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Newton Emerson: Big business finally finds its its voice in the North

Call for extension of same-sex marriage law from multinationals is unprecedented

John O’Doherty, director of the Rainbow Project speaking at a campaign event in Belfast as several major international companies operating in the North called for same-sex marriage to be introduced. Photograph: PA

There is no modern precedent in Northern Ireland for any major business taking an overtly political – let alone party political – stance on any contentious issue.

An entire culture of Troubles hyper-caution and peace process sensitivity mitigates against it. Even Brexit has provoked little more than strangulated hand-wringing from the firms set to be worst affected.

So it is extraordinary for 29 of the region's most prominent businesses to have published a letter, at the urging of gay rights campaigners, calling for the extension of the same-sex marriage law to Northern Ireland.

The signatories include major multinationals Santander, Coca Cola and IBM; domestic giants Bank of Ireland, Ulster Bank and BT; the hugely influential consulting firms Deloitte and PwC; and Stormont’s favourite foreign investors in software, finance and legal services. All are significant local employers.


The letter does not mince its words, stating support for same-sex marriage is both the right thing to do in itself, so people can “live free from discrimination, prejudice or exclusion”, and also the right thing to do for the economy, to “attract the best talent to Northern Ireland and to retain the skilled staff we already have”.

‘Same rights’

“Equality contributes to an environment of creativity and excellence,” the letter concludes, adding “our people should have the same rights, entitlements, responsibilities and freedoms enjoyed elsewhere in the United Kingdom.”

The letter raises a question Northern Ireland is unused to addressing – should business interject directly in politics?

Apart from that reference to the United Kingdom, this could have come straight from the Sinn Féin press office. Representatives from Sinn Féin, the SDLP, the UUP and Alliance attended an event to support the letter’s publication but the DUP stayed away, unsurprisingly, as one of its highest-profile policies was being attacked.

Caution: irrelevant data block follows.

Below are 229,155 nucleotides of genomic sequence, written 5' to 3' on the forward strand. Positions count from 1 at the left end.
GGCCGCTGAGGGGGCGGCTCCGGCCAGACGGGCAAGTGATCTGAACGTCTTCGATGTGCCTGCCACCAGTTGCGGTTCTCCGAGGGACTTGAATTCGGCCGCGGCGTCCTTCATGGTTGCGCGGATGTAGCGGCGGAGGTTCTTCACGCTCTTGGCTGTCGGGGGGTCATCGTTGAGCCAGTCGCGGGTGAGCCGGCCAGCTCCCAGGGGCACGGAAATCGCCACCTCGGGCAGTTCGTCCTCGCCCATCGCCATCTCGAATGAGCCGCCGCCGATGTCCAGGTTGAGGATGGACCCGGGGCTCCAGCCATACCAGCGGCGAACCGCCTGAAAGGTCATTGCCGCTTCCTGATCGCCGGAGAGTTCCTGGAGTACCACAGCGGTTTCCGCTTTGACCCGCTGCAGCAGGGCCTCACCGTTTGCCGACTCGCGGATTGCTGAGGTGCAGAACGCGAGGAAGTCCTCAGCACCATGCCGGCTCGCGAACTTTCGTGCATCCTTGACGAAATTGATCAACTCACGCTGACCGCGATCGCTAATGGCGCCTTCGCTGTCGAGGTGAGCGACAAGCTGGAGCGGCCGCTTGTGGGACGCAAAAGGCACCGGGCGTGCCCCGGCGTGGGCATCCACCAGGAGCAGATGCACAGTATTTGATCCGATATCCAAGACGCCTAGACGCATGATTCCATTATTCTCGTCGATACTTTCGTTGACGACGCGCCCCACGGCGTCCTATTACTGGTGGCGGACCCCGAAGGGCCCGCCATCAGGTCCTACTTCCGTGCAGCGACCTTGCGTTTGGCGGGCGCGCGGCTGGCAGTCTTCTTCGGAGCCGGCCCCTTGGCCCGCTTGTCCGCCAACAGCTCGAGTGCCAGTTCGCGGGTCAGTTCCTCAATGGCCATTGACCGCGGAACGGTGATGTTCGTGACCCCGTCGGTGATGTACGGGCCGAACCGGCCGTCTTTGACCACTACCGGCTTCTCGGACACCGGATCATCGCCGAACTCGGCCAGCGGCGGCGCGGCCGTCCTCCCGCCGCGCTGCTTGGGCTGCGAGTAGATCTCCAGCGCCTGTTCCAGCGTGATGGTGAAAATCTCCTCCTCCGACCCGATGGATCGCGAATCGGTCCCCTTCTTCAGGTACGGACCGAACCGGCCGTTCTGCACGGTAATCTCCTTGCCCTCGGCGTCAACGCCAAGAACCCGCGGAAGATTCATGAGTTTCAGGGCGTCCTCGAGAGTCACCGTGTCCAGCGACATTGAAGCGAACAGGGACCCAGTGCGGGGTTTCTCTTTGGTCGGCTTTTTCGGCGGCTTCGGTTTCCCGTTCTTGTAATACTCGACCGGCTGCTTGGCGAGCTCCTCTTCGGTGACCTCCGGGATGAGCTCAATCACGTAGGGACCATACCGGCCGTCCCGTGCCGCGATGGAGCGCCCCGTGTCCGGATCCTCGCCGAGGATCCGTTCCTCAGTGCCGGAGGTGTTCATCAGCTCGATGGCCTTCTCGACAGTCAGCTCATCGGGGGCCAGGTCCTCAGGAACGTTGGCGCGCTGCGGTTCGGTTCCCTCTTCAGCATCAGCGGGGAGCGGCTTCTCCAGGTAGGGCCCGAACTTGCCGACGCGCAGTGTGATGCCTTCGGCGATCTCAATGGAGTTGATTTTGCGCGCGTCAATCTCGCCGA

It could get even worse for the unionist party – the DUP is proud of its record in developing Northern Ireland’s thriving film and television industry and could easily find itself blamed for putting that in jeopardy. Hollywood does not want to be associated with homophobia.

There is a welter of theory and evidence for the letter’s central contention that “a diverse, outward-looking and inclusive society is essential to create a vibrant and competitive economy”.

This is the “creative capital” concept – the idea that the knowledge economy grows around places where liberal-minded people want to live. Greater Belfast, if not Northern Ireland as a whole, could be such a place – but not while the DUP is waving Bibles at the populace, as pretty much every investor, employer and economist will now feel free to point out.

If the letter has been met with something of a stunned silence, that is because it raises a question Northern Ireland is unused to addressing – should business interject directly in politics?

Same sex marriage

DUP former minister Jim Wells, not presently on speaking terms with his party leadership, said same-sex marriage is “a controversial political issue” and hence “not something that individual companies should be involved in, any more than they should be involved in, say, the right to fly the union flag or to march traditional routes”.

While this may look absurd once written down, it has probably been the default assumption of almost everyone in Northern Ireland in living memory. It is unclear how people will react to being disabused of this notion. Wells has vowed to boycott the letter signatories, which could be considered a common instinct but an extreme response.

An attempted unionist boycott of goods from the Republic after the 1985 Anglo-Irish Agreement is chiefly remembered for its hilarious failure.

Same-sex marriage is not a definitive nationalist versus unionist issue. A bigger test will come over English/Irish bilingualism in private companies. Nobody cares when British retailers use bilingual signage in nationalist areas, but what if they extend this to town centres, to all areas and to a general principle?

Business was given a formal role in Stormont politics under the Belfast Agreement, via a consultative body called the Civic Forum, which had seven of its 60 seats reserved for the business sector. But the forum fell to the usual board-squatters and became an irrelevance. Sinn Féin and the DUP scrapped it on entering government in 2007.

Suggestions of reviving the forum or something like it have increased since devolution collapsed and this week’s letter gives those suggestions bite. However, another talking shop must be doomed to the same fate.

There were suspicions for decades that business bought political influence under cover of donor secrecy laws. When those Troubles-era laws were lifted last year the truth finally emerged – Northern Ireland parties receive effectively no money from the private sector, other than Sinn Féin from its American friends.

Perhaps now we have transparency and business wants a real say, it should put its money where its mouth is and the public should accept this as normal – even healthy.

A threat to stop donating beats the implied warning in this week’s letter, which is to stop investing and hiring.